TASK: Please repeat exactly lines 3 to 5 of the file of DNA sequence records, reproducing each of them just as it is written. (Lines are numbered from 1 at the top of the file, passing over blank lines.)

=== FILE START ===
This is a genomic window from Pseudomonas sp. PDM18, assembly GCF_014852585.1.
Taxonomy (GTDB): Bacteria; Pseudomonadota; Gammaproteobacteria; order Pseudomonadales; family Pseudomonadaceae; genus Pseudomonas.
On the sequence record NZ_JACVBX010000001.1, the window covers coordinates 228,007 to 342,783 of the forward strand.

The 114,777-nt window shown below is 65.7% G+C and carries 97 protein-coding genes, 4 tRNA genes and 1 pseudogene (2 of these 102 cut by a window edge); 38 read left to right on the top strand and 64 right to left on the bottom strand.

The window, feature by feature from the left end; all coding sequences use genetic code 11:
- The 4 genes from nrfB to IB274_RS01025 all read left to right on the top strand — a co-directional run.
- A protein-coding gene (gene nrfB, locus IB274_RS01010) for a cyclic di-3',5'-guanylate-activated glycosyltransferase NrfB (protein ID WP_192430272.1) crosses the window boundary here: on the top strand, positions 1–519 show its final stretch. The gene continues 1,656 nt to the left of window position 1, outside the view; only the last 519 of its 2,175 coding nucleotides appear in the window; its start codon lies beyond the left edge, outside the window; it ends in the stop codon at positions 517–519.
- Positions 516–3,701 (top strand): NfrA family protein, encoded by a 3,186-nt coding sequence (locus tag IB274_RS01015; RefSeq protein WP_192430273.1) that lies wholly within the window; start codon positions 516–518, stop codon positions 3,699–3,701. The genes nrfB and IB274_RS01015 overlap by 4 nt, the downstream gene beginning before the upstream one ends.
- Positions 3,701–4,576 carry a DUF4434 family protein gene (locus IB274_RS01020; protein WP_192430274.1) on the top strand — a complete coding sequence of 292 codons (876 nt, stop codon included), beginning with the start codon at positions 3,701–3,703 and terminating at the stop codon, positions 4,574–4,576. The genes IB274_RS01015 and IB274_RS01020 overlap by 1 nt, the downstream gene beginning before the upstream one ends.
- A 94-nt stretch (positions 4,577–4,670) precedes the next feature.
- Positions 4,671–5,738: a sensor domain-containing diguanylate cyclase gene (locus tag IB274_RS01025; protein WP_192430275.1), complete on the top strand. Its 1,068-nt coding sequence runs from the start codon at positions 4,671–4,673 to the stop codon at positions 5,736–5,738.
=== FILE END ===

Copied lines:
On the sequence record NZ_JACVBX010000001.1, the window covers coordinates 228,007 to 342,783 of the forward strand.

The 114,777-nt window shown below is 65.7% G+C and carries 97 protein-coding genes, 4 tRNA genes and 1 pseudogene (2 of these 102 cut by a window edge); 38 read left to right on the top strand and 64 right to left on the bottom strand.

The window, feature by feature from the left end; all coding sequences use genetic code 11: